Chinese restaurants, pizza parlors or any other business that puts fliers in doorways, on stoops or attached to doorknobs and mailboxes might soon see fines starting at $250, according to a recently signed state ordinance. Dubbed the Anti-Flier Law, the ordinance states that property owners must first place a sign in a conspicuous location stating, Do not place unsolicited advertising materials on this property. Owner-occupants have authorization to post the sign in multiple-family dwellings of up to three housing units. In all other multifamily dwellings, the property owner may only post a sign if the owner or lessee of each separate unit within the property agrees to prohibit solicitations. Two Queens lawmakers State Sen. Frank Padavan and Assembly-member Mark Weprin introduced the bill, but several Brooklyn lawmakers signed onto it. Its finally a sign of the times: we are taking the doorsteps, stoops and walkways of our private homes back from the distributors who insist on using them for free advertising, said Brooklyn Assemblymem-ber Dov Hikind, who co-authored the bill. We are sending advertisers a message that private property, means just that, its private and we have a right to decline unsolicited advertising. The law is not applicable to newspapers or political materials, he added. City Councilmember Simcha Felder said he introduced similar legislation in the City Council early last year. At the same time, the state introduced a similar bill that was passed August 15, 2007, but it lacked enforcement mechanisms, Felder said. So an amended state bill was introduced in which Felder found agreement so he decided not to pursue the city ordinance. The amended bill applies to all cities in the state with over one million people. The only city in the state with over a million people is New York City. Additionally, the amended provision gives the mayor authority to appoint an enforcement agency to ticket advertisers who continue to put fliers on private properties who post the sign. The sign must be on at least 5x7-inch paper and each letter must be at least one inch in size. Fines are levied at not less than $250 or more than $1,000 for each violation given but no more than $5,000 for the placement of materials on a single day. Each unauthorized placement of materials at a single location where the sign is posted will be considered a separate violation, according to the ordinance. Paid fines will go into city coffers. Gov. Eliot Spitzer signed the amended bill January 28, and it goes into affect 90 days after the signing. Bloombergs office did not return calls regarding which city agency will utilize to enforce the new ordinance. However, the city Department of Sanitation (DOS) has an enforcement unit that doles out summonses for illegal posters hung on public property throughout the city. DOS spokesperson Matt Lipani said the Bloomberg administration has yet to designate an agency for enforcement. In the meantime, Hikinds office has printed up and made signs stating that fliers are prohibited. Property owners wishing to obtain the sign can call his office at (718) 853-9616.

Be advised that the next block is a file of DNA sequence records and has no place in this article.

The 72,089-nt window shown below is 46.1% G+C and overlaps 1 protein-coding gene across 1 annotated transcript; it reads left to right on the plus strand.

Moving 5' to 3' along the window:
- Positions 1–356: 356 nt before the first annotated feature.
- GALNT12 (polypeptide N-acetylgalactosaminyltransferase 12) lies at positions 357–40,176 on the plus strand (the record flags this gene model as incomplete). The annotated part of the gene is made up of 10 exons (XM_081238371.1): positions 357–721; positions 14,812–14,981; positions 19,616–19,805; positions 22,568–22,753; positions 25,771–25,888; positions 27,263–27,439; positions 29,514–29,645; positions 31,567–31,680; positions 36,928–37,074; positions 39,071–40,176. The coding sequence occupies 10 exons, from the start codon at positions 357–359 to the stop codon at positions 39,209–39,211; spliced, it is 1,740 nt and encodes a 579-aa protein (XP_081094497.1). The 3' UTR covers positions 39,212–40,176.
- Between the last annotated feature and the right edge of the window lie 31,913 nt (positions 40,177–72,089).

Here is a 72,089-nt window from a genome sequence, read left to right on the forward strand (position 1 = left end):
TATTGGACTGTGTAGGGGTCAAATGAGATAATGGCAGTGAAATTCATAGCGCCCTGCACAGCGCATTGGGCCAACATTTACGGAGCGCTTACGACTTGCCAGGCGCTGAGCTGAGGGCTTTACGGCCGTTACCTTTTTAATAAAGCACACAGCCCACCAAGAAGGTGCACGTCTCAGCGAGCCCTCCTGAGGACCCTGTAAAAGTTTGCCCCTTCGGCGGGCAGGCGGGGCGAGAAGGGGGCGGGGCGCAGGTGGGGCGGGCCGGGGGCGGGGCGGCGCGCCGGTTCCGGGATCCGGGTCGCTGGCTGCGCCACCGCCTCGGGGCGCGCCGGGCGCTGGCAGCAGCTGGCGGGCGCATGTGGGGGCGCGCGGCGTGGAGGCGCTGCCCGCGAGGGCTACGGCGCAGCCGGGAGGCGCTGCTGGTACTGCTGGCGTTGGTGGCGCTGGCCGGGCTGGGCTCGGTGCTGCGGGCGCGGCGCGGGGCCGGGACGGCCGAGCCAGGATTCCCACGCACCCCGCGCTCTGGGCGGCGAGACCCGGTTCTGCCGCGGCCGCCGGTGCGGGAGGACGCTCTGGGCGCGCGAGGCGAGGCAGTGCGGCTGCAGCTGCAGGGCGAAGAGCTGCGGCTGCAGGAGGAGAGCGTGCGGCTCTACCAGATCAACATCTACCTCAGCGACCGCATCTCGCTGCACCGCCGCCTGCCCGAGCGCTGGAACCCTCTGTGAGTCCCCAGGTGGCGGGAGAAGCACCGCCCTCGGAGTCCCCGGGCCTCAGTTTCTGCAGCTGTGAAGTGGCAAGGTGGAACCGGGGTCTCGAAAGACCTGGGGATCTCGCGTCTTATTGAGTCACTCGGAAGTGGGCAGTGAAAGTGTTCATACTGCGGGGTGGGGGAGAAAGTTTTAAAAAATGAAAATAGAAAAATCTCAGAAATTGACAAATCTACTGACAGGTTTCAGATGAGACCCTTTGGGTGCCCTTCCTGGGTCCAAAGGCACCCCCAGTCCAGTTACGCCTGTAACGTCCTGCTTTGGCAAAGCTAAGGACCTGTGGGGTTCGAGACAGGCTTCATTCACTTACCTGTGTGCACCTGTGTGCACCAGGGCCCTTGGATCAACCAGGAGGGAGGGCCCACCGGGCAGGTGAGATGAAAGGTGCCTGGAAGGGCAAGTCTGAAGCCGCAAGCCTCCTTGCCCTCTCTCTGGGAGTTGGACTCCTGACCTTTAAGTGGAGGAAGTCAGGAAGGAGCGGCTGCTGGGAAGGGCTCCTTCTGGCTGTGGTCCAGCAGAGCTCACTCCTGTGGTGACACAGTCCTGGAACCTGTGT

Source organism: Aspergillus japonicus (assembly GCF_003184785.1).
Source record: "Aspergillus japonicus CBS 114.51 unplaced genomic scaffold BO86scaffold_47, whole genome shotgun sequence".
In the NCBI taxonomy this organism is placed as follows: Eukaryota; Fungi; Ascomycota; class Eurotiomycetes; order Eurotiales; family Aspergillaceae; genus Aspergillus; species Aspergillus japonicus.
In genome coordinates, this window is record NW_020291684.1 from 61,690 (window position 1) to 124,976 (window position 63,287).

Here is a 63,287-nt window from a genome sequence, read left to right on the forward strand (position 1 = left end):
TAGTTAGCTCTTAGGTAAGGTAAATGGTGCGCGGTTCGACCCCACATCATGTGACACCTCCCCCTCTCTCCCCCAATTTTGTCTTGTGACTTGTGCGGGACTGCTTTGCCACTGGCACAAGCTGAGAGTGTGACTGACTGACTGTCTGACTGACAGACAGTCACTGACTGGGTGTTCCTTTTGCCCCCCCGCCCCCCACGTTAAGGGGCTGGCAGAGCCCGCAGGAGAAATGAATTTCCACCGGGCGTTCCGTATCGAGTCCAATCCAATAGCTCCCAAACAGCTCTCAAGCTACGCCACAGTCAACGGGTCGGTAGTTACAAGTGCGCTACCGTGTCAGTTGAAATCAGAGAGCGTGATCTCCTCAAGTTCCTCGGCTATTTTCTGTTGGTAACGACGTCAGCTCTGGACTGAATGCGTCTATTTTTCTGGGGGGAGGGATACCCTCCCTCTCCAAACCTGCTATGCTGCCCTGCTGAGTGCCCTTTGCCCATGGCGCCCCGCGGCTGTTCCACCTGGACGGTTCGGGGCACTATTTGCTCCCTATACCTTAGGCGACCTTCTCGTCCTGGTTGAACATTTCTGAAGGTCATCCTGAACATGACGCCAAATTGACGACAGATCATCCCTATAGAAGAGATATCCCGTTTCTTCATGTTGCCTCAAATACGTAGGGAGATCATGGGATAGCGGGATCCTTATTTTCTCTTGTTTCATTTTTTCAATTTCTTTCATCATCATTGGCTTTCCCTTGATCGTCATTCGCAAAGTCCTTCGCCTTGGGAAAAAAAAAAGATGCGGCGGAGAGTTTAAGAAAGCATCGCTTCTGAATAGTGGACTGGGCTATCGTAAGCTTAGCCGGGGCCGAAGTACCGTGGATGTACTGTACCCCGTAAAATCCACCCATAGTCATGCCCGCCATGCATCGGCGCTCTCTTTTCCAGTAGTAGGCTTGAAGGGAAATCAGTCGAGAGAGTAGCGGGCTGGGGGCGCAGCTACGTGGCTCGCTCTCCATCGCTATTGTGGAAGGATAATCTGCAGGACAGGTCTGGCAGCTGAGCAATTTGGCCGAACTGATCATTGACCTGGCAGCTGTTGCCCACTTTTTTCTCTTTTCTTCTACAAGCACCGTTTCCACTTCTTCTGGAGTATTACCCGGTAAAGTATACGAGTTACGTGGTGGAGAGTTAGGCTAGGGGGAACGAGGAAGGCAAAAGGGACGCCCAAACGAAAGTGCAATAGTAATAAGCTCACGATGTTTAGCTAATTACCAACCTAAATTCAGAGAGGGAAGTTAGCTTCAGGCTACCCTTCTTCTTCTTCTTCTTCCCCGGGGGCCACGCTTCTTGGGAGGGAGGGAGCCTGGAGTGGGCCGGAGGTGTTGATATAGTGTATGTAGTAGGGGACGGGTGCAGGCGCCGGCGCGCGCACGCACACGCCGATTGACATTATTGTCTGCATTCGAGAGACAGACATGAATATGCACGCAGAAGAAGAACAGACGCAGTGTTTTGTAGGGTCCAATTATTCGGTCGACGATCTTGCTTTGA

©2008 Community News Group
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